1. Motor Vehicle
2. Rail Freight
3. Cargo Vessel
4. Cargo Aircraft Only
5. Passenger-Carrying Aircraft
Those application numbers that are prefixed with EE represent applications for Emergency Special Permits.
OSHA is seeking public comments concerning the proposal to extend the OMB's approval of information collection requirements as specified in the Hazard Communication Standard (29 CFR 1910.1200; 1915.1200; 1917.28; 1918.90; 1926.59; and 1928.21). Comments will be accepted until June 26, 2015.
For more information on where to submit your comments please see the Federal Register
As of June 1, 2015 all U.S. chemical manufacturers are required to be in compliance with the International SDS and GHS standards. This final rule modifies the HCS and aligns it with the Globally Harmonized System of Classification and Labelling that has been established by the U.N. OSHA determined the modifications are necessary to reduce cost and burdens while improving the quality and consistency of the information provided to both employers and employees in regards to chemical hazards.
Click Here to view the HCS table that outlines phase in dates for the revised HCS
Click Here to read the complete ruling
OSHA has responded to the request for relief on the SDS mandatory date for mixtures which is currently set for June 1, 2015. OSHA has decided not to change the effective date but did adopt a policy of mitigated enforcement in cases where a company can justify not only a good faith effort but also show a lack of ability to comply. The new policy may provide some assistance to smaller companies who are working with just a few OSHA inspectors.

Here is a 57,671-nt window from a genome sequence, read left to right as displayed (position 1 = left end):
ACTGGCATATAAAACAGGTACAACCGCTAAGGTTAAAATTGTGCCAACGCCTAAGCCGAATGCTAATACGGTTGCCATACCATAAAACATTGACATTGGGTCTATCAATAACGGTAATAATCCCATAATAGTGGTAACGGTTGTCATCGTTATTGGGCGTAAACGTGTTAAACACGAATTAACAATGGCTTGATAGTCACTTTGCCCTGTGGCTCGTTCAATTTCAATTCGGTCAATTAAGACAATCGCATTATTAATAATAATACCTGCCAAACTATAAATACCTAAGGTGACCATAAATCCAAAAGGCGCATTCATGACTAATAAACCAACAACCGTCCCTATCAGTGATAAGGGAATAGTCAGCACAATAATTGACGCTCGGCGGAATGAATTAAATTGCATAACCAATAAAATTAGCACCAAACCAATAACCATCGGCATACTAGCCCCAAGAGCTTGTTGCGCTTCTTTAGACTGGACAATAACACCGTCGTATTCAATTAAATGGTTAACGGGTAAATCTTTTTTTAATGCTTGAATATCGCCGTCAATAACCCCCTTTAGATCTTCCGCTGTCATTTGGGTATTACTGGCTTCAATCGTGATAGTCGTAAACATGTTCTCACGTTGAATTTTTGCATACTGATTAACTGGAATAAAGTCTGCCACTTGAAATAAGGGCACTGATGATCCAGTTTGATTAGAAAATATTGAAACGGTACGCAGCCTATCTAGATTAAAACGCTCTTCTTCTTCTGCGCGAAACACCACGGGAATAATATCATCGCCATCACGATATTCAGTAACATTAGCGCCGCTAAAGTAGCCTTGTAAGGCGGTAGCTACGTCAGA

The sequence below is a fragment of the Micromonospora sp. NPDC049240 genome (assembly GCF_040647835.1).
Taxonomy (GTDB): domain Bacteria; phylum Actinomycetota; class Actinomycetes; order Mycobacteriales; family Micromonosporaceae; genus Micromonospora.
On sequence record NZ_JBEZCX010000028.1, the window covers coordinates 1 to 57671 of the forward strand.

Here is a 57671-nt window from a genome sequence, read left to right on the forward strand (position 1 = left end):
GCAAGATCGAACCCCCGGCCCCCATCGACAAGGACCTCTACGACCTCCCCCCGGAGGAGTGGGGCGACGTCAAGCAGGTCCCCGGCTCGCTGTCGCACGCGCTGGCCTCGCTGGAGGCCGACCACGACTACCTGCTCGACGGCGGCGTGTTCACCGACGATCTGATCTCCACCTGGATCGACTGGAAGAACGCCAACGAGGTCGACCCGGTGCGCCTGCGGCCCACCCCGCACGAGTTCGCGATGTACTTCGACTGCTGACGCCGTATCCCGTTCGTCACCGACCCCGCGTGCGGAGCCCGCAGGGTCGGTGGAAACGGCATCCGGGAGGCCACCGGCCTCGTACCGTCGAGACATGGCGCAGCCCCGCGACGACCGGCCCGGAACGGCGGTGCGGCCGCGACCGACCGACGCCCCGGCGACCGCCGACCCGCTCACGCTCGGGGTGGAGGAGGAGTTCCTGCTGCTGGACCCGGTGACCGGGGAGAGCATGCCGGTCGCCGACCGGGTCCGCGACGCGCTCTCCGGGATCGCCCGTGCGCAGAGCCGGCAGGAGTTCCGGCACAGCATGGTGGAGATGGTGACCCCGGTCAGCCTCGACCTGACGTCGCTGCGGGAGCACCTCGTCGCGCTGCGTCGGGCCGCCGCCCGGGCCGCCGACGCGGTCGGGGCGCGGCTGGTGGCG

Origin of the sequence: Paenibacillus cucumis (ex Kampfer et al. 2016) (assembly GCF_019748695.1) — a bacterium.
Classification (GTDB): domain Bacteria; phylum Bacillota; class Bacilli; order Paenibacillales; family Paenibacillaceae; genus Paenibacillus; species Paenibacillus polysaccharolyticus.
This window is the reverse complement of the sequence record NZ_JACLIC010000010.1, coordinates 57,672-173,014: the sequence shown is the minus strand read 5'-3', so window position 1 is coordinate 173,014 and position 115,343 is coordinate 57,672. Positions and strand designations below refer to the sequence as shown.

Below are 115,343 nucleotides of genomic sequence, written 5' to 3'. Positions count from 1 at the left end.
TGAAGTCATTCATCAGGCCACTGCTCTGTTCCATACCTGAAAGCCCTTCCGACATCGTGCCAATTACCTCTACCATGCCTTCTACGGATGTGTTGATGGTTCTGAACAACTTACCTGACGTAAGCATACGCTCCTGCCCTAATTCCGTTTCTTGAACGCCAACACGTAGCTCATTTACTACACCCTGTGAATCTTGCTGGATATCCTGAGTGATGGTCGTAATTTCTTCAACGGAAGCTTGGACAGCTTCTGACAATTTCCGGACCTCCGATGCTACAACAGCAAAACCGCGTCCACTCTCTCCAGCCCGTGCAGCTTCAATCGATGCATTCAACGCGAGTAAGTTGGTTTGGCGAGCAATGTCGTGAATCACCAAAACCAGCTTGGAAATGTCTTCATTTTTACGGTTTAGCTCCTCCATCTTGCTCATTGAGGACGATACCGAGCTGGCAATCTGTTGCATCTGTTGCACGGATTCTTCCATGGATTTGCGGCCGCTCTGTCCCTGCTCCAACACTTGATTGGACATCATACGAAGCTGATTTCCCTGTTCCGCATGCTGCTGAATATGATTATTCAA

To read the entire response from OSHA please visit DGAC.org
The Occupational Safety and Health Administration has announced that they will be holding a webinar on November 10, 2014 aimed at updating stakeholders and the public on issues relating to Executive Order 13650 – Improving Chemical Facility Safety and Security. The webinar will also discuss the progress that federal agencies have made in implementing the Federal Action Plan for improving the safety and security of chemical facilities. There is no cost to register for the webinar. For information on registering for the webinar please visit Federal Register / Vol. 79, No. 204
An informal public meeting of the U.S. Interagency GHS Coordinating Group will be held on June 11, 2014 from 1:00 – 4:00 pm. The goal of this meeting is to provide updates on GHS related issues. This meeting will also give stakeholders an opportunity to express their views both orally and in writing concerning the developing U.S. Government positions for the upcoming UN Sub-Committee of Experts on the Global Harmonized System meeting. During the meeting stakeholders will also be given an opportunity to discuss any issues or concerns they may have that are related to OSHA’s activities in the U.S. – Canada Regulatory Cooperation Council (RCC). Some of the topics that are currently scheduled to be discussed are:
– Review of Working Papers
– Correspondence Group Updates
– Regulatory Cooperation Council (RCC)
The location of the meeting is as follows:
DOT Headquarters Conference Center – Conference Room 3
1200 New Jersey Ave. SE
Washington, DC 20590
All attendees are asked to pre-register for this meeting. Registration forms can be found by clicking on the following link: Pre-Registration: Public Meeting – UN45 and GHS27
Click here to read the full notice on upcoming meetings